- Train employees and break down organizational silos. While a steering committee of stakeholders is responsible for defining your organization’s IG policies and procedures, at the end of the day, the enterprise's success depends on employees following the plan. To get that to happen, you need to train your employees—and they should have cross-functional knowledge to the degree that being a good data steward is part of their job. For example, employees on the Data Subject Access Request team should have knowledge of their job, as well as knowledge of how the entire process works and what's critical to success. They have to understand the policies and follow the necessary procedures on a daily basis. And they have to have access to the technology that will help them perform their duties. One key element in making sure training works is making clear “the why” behind the program. That’s what will motivate employees to change how they go about their jobs.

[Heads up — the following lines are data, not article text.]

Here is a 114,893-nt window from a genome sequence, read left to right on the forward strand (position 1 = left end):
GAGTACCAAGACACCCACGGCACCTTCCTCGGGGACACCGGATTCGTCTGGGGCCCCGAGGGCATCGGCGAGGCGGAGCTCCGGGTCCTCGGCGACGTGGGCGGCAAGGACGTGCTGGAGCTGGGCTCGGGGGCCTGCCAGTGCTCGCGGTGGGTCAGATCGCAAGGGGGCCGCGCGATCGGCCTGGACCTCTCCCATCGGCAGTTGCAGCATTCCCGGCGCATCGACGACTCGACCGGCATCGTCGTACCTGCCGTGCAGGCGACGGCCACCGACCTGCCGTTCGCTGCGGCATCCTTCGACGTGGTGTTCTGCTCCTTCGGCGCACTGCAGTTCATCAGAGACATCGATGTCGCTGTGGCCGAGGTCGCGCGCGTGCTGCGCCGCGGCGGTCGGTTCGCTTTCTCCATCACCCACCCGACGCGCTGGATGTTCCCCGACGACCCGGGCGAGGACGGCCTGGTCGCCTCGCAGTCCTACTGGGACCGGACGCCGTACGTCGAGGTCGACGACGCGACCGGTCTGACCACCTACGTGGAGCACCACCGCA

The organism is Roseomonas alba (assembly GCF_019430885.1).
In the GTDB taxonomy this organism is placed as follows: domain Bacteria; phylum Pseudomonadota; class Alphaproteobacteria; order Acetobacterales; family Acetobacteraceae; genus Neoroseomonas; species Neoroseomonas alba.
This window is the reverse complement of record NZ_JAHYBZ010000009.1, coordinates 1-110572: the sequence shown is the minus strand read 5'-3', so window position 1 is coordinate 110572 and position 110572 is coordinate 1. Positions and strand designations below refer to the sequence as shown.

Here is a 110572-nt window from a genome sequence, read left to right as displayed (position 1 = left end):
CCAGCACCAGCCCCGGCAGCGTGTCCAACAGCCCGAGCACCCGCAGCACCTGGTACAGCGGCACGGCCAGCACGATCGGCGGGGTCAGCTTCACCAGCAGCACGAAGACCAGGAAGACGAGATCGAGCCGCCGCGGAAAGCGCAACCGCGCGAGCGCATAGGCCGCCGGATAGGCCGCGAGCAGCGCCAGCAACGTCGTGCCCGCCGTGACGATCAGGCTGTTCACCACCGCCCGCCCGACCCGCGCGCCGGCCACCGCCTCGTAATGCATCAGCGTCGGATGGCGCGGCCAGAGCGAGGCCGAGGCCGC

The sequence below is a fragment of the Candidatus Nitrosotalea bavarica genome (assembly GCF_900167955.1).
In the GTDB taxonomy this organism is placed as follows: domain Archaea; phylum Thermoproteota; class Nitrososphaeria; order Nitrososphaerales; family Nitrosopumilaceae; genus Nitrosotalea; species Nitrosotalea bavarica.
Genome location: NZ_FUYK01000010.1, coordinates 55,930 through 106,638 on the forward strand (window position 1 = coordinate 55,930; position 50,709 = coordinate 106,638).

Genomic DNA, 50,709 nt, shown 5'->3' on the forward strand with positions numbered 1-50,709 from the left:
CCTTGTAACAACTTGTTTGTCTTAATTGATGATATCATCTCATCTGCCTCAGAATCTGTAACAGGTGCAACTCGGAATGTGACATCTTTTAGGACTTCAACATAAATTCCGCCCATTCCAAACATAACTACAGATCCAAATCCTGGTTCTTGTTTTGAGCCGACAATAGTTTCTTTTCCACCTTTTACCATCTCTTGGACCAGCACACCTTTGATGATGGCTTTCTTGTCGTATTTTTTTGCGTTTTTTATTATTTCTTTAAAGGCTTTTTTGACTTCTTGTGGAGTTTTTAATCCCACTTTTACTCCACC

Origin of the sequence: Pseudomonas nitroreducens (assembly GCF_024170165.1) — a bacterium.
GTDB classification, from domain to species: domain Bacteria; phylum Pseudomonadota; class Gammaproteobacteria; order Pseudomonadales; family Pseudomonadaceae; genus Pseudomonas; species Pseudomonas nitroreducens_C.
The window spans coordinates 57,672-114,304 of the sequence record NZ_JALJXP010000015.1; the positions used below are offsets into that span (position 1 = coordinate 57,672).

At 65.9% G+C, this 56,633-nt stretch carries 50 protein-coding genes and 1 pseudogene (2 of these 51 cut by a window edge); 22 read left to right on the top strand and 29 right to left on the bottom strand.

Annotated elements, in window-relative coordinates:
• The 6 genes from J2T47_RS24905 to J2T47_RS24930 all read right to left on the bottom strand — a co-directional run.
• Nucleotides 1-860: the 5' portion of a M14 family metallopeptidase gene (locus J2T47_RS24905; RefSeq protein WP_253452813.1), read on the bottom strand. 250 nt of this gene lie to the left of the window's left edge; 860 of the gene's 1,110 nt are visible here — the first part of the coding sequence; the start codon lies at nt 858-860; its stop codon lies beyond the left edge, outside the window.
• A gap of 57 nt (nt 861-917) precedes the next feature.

- Follow through with enforcement. Even if you create policies and train employees on them, you won’t get 100% compliance. People revert to old habits, even when they mean to change. You’re not looking to trap people in non-compliance, but you need to measure compliance and have corrective measures in place when problems crop up. So establish consequences before you need them, and then conduct random, periodic audits of employee compliance—and follow through when there’s a problem.
- Measure results. Define the metrics you will use to demonstrate success in your IG project up-front, before implementation. The metrics should align with both your organizational goals and the types and amounts of data you have within your organization. As more General Counsel and Chief Legal Officers become aware of the mounting Legal GRC challenges they face, we are beginning to see more data about how they're measuring results in their own organizations.